Owners of the White Mesa uranium mill have a message for state environmental regulators wanting to stop shipments of uranium mill tailings from Tonawanda, N.Y., to their mill near Blanding: Bug out of their business.

Earl E. Hoellen, president of International Uranium Corporation, has fired off an 11-page letter to Utah Department of Environmental Quality Executive Director Dianne Nielson, disputing DEQ's recent statements to the Deseret News and promising to "vigorously oppose any attempts to impose improper or unfounded regulatory criteria."The letter comes after state regulators openly questioned the intentions of International Uranium in pursuing a contract to recycle 25,000 tons of uranium mill tailings left over from the famous Manhatten Project in the 1940s.

The state maintains the mill tailings do not contain enough uranium to make reprocessing economically viable, and that the plan to reprocess the tailings is nothing more than waste disposal in disguise - something the mill is not licensed to do.

But International Uranium maintains that reprocessing to recover the 0.05 percent of uranium still in the tailings is not only economically viable, but it is much more economically friendly than simply disposing of the radioactive wastes in the ground - something done at Envirocare, the only Utah waste disposal facility licensed to accept radioactive mill tailings.

In fact, Hoellen says the state's opposition to the International Uranium plan smacks of regulatory favoritism.

"It could appear that the DEQ is concerned about protecting the economic and monopolistic position of Envirocare, and this we assume you would find very disturbing. We certainly do," Hoellen wrote to Nielson.

Hoellen also blasted state regulators quoted in media accounts for inaccurate statements that "could have the effect of harming one Utah business for the benefit of another Utah business, not to mention unnecessarily raising health and safety concerns in the minds of the public, particularly when quite the contrary is true."

Hoellen emphasized that the White Mesa mill is licensed and regulated by the Nuclear Regulatory Commission, which imposes tougher environmental standards than those imposed by the state or federal government on waste facilities such as Envirocare.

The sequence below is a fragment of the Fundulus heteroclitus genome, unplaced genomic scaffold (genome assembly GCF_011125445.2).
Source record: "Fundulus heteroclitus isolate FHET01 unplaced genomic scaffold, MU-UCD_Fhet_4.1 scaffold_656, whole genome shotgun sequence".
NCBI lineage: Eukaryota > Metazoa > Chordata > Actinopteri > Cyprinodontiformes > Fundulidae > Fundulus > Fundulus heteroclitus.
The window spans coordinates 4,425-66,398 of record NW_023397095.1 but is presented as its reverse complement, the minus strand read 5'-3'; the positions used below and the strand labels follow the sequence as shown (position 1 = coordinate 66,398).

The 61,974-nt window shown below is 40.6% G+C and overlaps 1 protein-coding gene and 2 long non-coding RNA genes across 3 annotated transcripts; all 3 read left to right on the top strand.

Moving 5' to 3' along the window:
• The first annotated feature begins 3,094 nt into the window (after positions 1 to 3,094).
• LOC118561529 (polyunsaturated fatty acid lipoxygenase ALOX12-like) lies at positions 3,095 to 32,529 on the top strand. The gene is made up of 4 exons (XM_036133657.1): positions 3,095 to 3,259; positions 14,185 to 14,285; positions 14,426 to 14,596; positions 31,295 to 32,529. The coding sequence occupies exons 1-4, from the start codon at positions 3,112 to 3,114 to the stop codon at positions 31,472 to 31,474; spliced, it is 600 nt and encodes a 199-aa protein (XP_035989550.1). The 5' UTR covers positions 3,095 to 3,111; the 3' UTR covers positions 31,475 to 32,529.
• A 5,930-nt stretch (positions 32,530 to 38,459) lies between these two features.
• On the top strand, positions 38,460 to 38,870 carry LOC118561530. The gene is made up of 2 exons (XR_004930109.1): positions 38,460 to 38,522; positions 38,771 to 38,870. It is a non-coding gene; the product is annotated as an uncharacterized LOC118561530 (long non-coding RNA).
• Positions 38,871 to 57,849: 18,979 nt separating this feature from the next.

About 60,000 tons of uranium mill tailings similar to those from Tonawanda are destined for disposal at Envirocare, Hoellen said. The difference is the materials will not be recycled and the radioactivity of the materials will not be reduced as it would be through reprocessing.

"The fact that Envirocare may dispose of as waste what International Uranium can process as ore for the recovery of valuable uranium does not justify state intervention to benefit Envirocare," Hoellen wrote.

The 25,000 tons of mill tailings from the Ashland 2 site near Tonawanda are believed to contain about 25,000 pounds of uranium, enough to provide nuclear-generated electrical power to a city of 40,000 or 50,000 people for one year.

This valuable uranium would be wasted if the Ashland materials were merely dumped directly into a low-level radioactive waste disposal facility, Hoellen said. "As a society, we cannot afford to waste these types of resources."

The NRC, which regulates uranium mills, has agreed with International Uranium that the mill tailings do contain economical amounts of uranium.

Consequently, "it is not within the jurisdiction of the state, nor does the DEQ have the expertise, to superimpose its own business judgment on the business judgment of a commercial enterprise such as International Uranium," Hoellen wrote.

State regulators stand by their comments made last week, citing serious concerns the White Mesa mill could become a dumping ground for radioactive mill tailings without state regulatory oversight.